Papa Murphy’s corners the take-and-bake pizza market, though you may wonder why the papa in question has an Irish last name. This is what happened: Papa Aldo’s and Murphy’s Pizza almost merged 20 years ago, struck a harmonious chord and grew into the large network that it is today. Their focus is on customization. Start by choosing your favorite crust: thin and crispy, traditional, pan, or stuffed. The stuffed crust is one pizza with another crust with toppings on top, “like a double decker,” says White Bear Lake resident and franchisee John Goetteter. The five meats stuffed-crust pie ($17) weighs a hefty four pounds.

Holy pizza, Batman! Bryce Johnson, pastor at the United Methodist Church, built a brick wood-burning oven in the churchyard and hosts regular community pizza nights (around $10 each). “We are re-envisioning our church around bread, and the idea of providing nourishment for the hungers of life,” Johnson says. The pastor knows his pizza. “We subscribe to the philosophy that less is more—it gets soggy with too many ingredients.” Johnson’s favorites pies are the classic Margherita—fresh tomato, basil and mozzarella— and a dessert pizza with pear, gorgonzola and balsamic vinegar drizzle.

Places to Pie One On

Roma Restaurant, Bar and Market
460 Stillwater Road

Pizzeria Pezzo
2143 Fourth St.
White Bear Lake

Olive’s Fresh Pizza Bar
4746 Washington Square
White Bear Lake

Pino’s Pizza + Pasta
2018 E. County Road F
White Bear Lake

2692 E. County Road E
White Bear Lake

Tullio’s Pizzeria
468 Stillwater Road

Roadside Pizza and Wings

1971 Whitaker St.
White Bear Lake

Papa Murphy's White Bear Lake

2699 E. County Road E
White Bear Lake

White Bear Lake United Methodist Church

1851 Birch St.
White Bear Lake


DIY Pizza

Don’t have a wood-burning pizza oven in your back yard? You can make the whole shebang yourself—it’s easier than you think, and makes for a super-fun date night or family activity. 

Here is White Bear Lake resident chef Greg Knothe’s recipe for homemade pizza.


2 Tbsp. or 2 packets dry yeast
1 c. warm water
1 tsp. sugar
2½ c. flour
1-2 tsp. salt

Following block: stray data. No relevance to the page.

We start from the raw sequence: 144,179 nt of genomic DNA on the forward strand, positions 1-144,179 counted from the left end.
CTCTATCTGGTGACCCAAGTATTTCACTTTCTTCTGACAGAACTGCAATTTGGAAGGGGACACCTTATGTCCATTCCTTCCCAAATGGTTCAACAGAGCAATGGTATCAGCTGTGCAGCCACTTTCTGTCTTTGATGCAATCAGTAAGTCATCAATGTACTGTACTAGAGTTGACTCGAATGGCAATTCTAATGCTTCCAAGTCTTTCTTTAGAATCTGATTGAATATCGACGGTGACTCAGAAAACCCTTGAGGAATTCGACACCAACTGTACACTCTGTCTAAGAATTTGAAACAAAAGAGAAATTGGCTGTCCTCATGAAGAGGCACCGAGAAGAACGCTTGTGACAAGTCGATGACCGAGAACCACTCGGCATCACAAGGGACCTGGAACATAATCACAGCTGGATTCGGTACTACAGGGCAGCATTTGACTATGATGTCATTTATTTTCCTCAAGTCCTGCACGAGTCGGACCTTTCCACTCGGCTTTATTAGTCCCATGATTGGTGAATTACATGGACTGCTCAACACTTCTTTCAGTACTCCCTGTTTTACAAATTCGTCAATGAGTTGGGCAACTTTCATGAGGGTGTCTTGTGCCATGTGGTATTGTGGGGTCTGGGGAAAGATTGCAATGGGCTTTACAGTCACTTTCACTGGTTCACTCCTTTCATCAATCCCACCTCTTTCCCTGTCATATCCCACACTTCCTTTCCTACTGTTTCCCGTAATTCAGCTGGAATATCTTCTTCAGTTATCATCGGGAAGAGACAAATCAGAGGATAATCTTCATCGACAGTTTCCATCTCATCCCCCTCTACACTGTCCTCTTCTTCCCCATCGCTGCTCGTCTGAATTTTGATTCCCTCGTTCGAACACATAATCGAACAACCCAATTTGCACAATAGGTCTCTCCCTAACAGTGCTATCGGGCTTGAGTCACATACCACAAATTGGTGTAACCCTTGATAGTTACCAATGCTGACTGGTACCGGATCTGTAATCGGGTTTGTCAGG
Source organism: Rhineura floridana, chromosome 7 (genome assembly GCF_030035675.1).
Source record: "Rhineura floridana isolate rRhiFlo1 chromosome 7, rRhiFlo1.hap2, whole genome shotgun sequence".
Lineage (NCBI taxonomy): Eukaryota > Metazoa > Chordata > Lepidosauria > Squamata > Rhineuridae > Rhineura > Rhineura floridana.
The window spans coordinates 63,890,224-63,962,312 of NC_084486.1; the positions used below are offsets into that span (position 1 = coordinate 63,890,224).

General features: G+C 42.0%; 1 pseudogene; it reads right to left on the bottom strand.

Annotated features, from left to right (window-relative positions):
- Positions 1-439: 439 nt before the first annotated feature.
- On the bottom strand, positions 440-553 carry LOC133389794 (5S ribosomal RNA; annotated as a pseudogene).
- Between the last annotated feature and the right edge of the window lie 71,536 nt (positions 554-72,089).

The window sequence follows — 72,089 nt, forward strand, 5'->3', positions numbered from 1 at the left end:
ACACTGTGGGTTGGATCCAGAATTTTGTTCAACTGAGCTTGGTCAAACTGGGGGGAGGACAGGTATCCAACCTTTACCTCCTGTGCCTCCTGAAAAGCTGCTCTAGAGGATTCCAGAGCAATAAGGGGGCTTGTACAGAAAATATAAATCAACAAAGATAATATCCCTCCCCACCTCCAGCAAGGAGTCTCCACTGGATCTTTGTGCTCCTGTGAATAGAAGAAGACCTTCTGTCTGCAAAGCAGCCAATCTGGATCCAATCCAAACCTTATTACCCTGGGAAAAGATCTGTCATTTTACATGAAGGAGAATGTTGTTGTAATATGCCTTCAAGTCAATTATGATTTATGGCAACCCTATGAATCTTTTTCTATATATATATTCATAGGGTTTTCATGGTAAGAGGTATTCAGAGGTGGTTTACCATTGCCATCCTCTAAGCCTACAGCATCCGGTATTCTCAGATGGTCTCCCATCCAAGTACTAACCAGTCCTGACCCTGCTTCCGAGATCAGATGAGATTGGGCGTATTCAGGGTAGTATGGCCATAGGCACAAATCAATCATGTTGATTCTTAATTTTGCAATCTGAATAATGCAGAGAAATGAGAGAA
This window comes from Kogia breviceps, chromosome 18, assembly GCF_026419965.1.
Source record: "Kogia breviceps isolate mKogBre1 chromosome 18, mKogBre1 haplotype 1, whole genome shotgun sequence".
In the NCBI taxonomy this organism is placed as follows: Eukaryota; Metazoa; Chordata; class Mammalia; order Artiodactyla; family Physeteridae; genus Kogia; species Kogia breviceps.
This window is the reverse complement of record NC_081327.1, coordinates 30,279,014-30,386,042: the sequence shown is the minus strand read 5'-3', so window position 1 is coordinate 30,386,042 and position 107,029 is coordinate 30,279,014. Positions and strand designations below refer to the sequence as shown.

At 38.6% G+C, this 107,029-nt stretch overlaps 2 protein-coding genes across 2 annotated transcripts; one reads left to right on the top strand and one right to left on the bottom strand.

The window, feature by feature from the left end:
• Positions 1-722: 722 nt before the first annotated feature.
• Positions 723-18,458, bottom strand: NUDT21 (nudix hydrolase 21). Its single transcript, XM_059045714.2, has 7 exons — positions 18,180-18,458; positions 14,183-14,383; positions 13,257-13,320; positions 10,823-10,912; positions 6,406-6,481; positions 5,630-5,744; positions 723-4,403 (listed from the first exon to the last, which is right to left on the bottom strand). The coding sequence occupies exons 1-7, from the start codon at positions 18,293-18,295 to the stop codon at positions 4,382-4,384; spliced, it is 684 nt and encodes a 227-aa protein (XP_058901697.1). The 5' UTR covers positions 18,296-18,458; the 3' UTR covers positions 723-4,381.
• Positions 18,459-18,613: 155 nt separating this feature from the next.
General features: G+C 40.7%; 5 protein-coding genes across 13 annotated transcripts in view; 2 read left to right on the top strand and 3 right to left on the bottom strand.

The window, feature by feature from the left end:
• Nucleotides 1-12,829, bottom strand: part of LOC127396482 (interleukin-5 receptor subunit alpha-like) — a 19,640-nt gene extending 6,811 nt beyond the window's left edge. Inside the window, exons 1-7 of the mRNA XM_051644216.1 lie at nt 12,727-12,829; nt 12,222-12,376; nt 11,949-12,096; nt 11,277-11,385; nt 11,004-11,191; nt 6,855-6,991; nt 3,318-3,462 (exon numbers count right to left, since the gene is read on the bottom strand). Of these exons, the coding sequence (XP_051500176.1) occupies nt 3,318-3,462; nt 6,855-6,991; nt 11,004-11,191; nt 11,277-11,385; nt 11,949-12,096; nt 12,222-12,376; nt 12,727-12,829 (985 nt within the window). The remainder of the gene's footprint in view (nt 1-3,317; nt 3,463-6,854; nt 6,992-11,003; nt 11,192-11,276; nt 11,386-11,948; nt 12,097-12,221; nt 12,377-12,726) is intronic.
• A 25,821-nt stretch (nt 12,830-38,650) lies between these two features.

1/3 c. olive oil

1 15 oz. can tomatoes
2 cloves garlic, crushed
Fresh basil leaves

Prepare the crust

Pour one cup of warm water in a bowl. Make sure the temperature is 100 to 105 degrees. (If it’s too hot, you kill the yeast; too cold and it’ll just sit there and stare at you.) Add dry yeast and add sugar—you can eyeball it. Yeast loves sugar. Let it sit 20 minutes.

Measure all-purpose flour into a mixing bowl for a stand mixer; add the salt. When the yeast water gets bubbly and wants to climb out of the bowl, add the flour.

Mix on low, or you’ll be wearing it; once mixed a bit, turn it up to medium. Stand by your mixer. It all depends on where you live—the temperature, the humidity, all that other stuff. You want it firm, not sticky; add more flour or water as needed. Add olive oil and mix for 10-15 minutes. Stop the mixer and peel off some dough and stretch it to make sure there’s enough gluten in it. If it breaks, mix it more.

Put the bowl in a warm place (on top of the stove is good) with a towel on top and let it rise for about an hour; have a drink—or you can make your tomato sauce.

After an hour, dump the dough on a lightly floured counter top and knead it, stretch it, play with it, just like on TV. But don’t throw it around your house. 

Make the sauce

Take one can of undrained diced, crushed, I-don’t-care-what-they-are tomatoes, add crushed garlic cloves, a few torn fresh basil leaves and some oregano and salt to taste. Simmer in a pot for a half-hour; stir it now and again. If you have a stick blender, buzz, buzz, buzz, then let it cool down. Spread it on the dough—not too much and not all the way to the edge of pizza; once that’s done, sprinkle on the best-quality parmesan you can get.

Assemble your pie

Pile on your toppings: cooked, not raw, sausage; sautéed mushrooms or onions; maybe red and green peppers. Use as good as a mozzarella as you can find—I love buffalo—and cut it into thin slices and put as much on top as you would like.

Cook the pizza

Put your pizza stone into a cold oven and turn the oven on as high as it will go—most go up to 500 degrees. When the stone is hot, take it out carefully and slide your pizza on top. Yes, it’s a pain and it hurts if you burn yourself; use a pizza slider if you have one. It’s done in 12–14 minutes. Check the bottom, not the edge, to make sure it’s brown and crispy.